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The Summer of ’67: Bemidji native makes ND hall with college band

Mike Naylor is shown sitting in front of a sound board at his recording studio. Patt Rall | Bemidji Pioneer1 / 2
In this 1967 photo, members of The Pawnbrokers, left to right, are Blake English (bass and vocals), Mike Naylor (guitars, harmonica, keyboards and vocals), Kent Richey (drums, keyboards, vocals) and Steve Hanson (drums, guitars and vocals). They are shown in front of Fred Poehl’s Bargain Outlet Store in Fargo, N.D. Submitted photo2 / 2

BEMIDJI – One can only imagine how gratifying it is to have the work you did in 1967 be recognized as great today.

Last May, Bemidji native Mike Naylor and his fellow band members were inducted into the North Dakota Rock Country Hall of Fame along with some other music notables.

Some North Dakotans also inducted at that time were Lawrence Welk, Peggy Lee and Bobby Vee and the groups Davey Bee and The Sonics and The Pawnbrokers, a young college group of musicians and singers.

In 1967, Concordia College freshmen Mike Naylor, Kent Richey of Brainerd and Blake English of Minneapolis were putting together a rock group in a less than welcoming setting.

It was a daunting task to  find a fourth member, which they finally discovered in Steve Hanson over at what is now Minnesota State University Moorhead, and to overcome a conservative college setting. At the time, Concordia did not allow dancing on campus. Rock and roll music in general and attendance at such events was frowned upon.

The story goes that the band took its name from a controversial movie of that time, “The Pawnbroker,” with a young Rod Steiger in his breakout performance. But Naylor hinted that they got the name because they were always getting their “stuff” out of hock. And then there is the third version – there was no other group around with the name.

The group decided early on they were not just a put-together-group of amateur musicians playing at frat parties. They wanted to be a well-rehearsed professional group that kept their stage tuning to a minimum and did not kibitz with each other between songs.

“One semester, I had a late class with one of the other guys so we could not get out to a venue to set up,” said Naylor. “So two of the guys would go on ahead and set up the mics and amps, and we would arrive just in time for the show.”

These serious young musicians presented a professional show to the audience with little or no dead air on stage. They recognized that the club owners and their audiences deserved the show they paid to see.

At that time, the rockers and surf bands were going out of style and the Pawnbrokers were on the cutting edge of the next wave. In fact, they attracted the notice of DJ Ron Yantz of KQWB, who offered to be their manager and booking agent.

Bookings came from all over the Dakotas and Minnesota, but one of their favorite places to play was the White Eagle Ballroom in New Effington, S.D. The owner would have polka night on Friday, but Saturday was given over to college students from the tri-state area and locals. Located in a state allowing 19-year-olds to buy beer, the White Eagle owner gave the band a good percentage of the gate while he cleaned up on brats, dogs, burgers, chips and beer – Budweiser and Grain Belt.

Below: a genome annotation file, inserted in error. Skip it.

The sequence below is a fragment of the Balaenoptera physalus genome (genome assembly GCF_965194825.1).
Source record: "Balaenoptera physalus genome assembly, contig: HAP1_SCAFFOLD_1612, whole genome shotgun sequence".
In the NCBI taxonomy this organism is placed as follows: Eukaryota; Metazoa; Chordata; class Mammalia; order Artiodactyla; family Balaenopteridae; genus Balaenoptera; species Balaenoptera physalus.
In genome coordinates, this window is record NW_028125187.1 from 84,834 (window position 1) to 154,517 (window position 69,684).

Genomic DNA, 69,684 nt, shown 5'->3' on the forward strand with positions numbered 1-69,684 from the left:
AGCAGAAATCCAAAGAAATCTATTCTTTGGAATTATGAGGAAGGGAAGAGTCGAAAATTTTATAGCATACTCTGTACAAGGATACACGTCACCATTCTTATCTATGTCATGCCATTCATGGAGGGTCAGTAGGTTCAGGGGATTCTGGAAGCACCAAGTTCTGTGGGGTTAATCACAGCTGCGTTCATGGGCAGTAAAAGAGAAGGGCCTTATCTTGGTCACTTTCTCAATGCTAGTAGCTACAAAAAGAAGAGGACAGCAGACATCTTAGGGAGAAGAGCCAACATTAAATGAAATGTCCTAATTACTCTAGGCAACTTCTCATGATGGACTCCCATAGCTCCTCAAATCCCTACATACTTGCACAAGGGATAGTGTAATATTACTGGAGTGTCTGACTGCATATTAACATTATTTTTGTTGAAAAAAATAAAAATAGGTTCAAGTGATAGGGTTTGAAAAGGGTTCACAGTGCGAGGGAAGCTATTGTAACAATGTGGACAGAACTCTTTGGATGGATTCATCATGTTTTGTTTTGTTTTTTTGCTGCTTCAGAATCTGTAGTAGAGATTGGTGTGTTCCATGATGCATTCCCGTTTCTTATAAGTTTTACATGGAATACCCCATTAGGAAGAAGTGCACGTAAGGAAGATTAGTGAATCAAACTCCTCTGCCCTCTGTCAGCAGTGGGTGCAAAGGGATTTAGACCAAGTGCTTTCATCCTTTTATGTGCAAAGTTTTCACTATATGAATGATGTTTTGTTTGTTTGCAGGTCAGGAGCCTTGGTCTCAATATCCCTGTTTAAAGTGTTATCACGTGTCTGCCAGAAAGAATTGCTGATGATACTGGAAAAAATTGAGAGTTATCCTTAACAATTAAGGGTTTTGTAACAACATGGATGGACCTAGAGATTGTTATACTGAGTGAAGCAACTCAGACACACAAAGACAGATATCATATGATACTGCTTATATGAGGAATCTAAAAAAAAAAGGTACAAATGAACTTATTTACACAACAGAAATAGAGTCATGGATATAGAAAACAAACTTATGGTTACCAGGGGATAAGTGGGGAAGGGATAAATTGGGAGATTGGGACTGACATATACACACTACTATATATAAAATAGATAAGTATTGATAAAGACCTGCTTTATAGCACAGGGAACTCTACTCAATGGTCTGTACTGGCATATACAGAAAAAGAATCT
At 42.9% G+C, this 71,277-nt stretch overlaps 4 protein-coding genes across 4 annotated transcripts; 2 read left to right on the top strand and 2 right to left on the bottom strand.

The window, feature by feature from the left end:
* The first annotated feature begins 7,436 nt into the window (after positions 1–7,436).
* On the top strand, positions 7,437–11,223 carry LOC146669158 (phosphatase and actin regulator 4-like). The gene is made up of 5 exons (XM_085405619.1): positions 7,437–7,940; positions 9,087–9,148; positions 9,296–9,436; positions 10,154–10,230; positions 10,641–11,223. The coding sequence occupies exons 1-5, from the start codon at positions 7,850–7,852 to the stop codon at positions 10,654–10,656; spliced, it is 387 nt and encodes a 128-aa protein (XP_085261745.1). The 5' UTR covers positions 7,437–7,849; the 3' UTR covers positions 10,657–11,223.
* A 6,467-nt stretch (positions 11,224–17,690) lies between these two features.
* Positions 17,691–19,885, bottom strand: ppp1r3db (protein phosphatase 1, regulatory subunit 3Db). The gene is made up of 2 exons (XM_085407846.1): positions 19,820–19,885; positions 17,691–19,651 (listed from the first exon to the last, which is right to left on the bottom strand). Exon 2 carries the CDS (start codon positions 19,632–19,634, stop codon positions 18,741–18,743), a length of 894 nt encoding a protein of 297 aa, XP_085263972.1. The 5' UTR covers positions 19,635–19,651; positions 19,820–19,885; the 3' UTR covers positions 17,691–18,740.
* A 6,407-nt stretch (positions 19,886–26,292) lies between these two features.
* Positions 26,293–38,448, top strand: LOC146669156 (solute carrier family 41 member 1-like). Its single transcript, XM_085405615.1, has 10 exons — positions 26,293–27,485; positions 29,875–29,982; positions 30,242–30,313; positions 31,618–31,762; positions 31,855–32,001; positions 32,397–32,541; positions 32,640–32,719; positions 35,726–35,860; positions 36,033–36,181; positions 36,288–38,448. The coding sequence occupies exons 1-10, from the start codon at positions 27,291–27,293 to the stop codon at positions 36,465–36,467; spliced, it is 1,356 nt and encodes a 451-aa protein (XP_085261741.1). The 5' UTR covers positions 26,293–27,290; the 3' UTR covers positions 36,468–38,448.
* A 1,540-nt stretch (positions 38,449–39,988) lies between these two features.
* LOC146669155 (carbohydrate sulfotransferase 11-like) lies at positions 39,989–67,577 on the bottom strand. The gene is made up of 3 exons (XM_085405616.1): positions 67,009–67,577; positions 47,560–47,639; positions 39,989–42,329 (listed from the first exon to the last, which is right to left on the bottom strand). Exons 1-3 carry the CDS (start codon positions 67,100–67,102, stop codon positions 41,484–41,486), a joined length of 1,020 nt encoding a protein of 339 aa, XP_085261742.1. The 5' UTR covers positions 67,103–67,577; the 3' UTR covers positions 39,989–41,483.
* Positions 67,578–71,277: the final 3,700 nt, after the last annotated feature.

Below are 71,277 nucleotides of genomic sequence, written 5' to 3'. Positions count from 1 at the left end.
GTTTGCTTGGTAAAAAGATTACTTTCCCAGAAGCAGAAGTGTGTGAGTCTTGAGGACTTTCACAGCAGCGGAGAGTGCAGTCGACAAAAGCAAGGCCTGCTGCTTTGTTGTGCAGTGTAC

The Pawnbrokers got a lot of air time on the local rock stations and their original song, “Someday,” made the top 10 on several stations. The flip side of that record was “This Fine Day,” sung by Mike Naylor with a pop-oriented and upbeat rendition.

The summer of 1967 found the group as the opening act for Bobby Vee’s Canadian summer tour. Vee was asking his rival to “Take Good Care of My Baby” and the Pawnbrokers were singing about “Someday.”

Life was good, they were busy and then Uncle Sam came knocking at the door with the now-defunct selective service draft.

Naylor enlisted in the Army Security Agency in 1968. The band filled his spot with Paul Rogne, a West Fargo native who joined the band shortly before Naylor left. The last time the original band members played together was in 1968,

With Naylor gone, the band changed over to a heavy metal/acid rock sound and Naylor started another band, Max Bugsby, while at Fort Monmouth, N.J., with fellow Minnesotan Chuck Bursch. The Max Bugsby Legacy lasted for 18 months with music for American GI’s and locals.

The group gave the locals (Ethiopians and Italians, for example) a taste of real “Americana.”

When the call came for the Pawnbrokers, including Rogne, to reassemble in 2006 for the movie premiere of “Fargo Rocks,” they found they still had it. Although the original players have pursued other careers. Richey is a corporate attorney and English is the owner of Valley Welding Supplies; Naylor still follows his avocation at his hobby recording studio where he holds jam sessions and does recordings for other artists.